Now, if he said that, what would the media (and Mr. Rubenstein) have said? “You’re being opaque, you’re hiding information, your trying to minimize.” The fact is the response leaders including all gov agencies required an estimate, BP provided their best based on the info they had, Unified Command communicated that to the world, and in the media spin that followed it simply proved how inept and evil BP really was and is.

The other complaint is that BP tried to duck blame. Evidence for this is their testimony to Congress. I challenge you to show me one public statement that BP ever made disowning their responsibility for this event. The truth is that in an event like this there are undoubtedly many complex causes–it is not one single failure. They will be able to point to a whole number of things that if someone had chosen to do something different, the outcome would have changed. If the valve controlling the ram that would pincer off the riser had been manufactured better, or designed better. If a third or fourth or fifth backup emergency shutoff system had been put in place. If alarms had been handled differently, if, if, if. There are more companies involved than BP and more people involved than work for BP. That is the truth. It will take the next 10 years to determine all the liability and where it falls. It would be stupid for BP to hand over to the lawyers of those who also may be liable all the fodder they need to make an open and shut case. So while BP has clearly accepted responsibility and is focusing on cleaning it up, they also have to keep in mind that the courts will make a final determination on cause. An intelligent, responsible media would point this dilemma and problem out. But such nuanced reporting doesn’t create compelling headlines needed to get eyes on the page and advertising rates up.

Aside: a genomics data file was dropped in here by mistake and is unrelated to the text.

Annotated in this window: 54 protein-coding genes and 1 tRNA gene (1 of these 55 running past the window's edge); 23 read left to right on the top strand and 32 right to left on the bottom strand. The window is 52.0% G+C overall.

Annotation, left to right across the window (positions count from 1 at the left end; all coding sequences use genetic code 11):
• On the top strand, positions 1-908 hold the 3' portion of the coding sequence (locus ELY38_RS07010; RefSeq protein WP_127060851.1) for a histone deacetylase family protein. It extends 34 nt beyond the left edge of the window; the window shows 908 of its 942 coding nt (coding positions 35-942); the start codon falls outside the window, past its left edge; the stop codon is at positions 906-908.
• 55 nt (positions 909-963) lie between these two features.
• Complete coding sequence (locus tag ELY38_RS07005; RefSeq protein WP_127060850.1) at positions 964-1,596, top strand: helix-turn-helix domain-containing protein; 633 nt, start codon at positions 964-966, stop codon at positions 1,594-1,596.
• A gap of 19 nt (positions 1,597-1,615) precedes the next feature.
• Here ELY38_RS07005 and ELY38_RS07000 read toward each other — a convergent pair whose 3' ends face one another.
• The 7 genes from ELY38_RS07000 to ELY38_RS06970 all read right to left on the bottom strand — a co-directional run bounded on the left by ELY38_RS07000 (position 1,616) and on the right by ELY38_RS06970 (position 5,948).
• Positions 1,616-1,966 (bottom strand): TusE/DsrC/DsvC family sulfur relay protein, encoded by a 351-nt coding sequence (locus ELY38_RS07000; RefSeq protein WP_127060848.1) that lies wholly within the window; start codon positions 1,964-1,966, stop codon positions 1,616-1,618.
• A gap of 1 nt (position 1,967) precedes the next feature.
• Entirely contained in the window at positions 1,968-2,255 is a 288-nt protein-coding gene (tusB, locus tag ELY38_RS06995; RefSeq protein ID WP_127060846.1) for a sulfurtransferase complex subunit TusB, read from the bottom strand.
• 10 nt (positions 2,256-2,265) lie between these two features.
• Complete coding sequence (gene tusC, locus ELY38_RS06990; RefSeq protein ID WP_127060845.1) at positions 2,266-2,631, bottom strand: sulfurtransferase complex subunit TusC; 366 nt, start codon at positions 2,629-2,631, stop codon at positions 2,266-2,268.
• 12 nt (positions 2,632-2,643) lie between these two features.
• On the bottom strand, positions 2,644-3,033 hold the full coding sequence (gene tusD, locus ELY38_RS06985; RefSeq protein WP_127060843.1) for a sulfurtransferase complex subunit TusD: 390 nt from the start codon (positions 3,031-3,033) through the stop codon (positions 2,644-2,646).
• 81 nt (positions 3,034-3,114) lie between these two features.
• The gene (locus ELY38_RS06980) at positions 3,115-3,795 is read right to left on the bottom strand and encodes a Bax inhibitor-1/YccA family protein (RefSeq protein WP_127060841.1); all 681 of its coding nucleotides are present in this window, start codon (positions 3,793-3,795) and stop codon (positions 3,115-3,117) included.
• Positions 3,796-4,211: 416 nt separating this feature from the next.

Once again, I am in agreement with Eric Dezenhall, even though I think the reporter seemed to miss his point. Dezenall said in the NYT article: “The two things that are very hard to survive are hypocrisy and ridicule,” Mr. Dezenhall says. “It’s the height of arrogance to assume that in the middle of a crisis the public yearns for chestnuts of wisdom from people they want to kill. The goal is not to get people not to hate them. It’s to get people to hate them less.”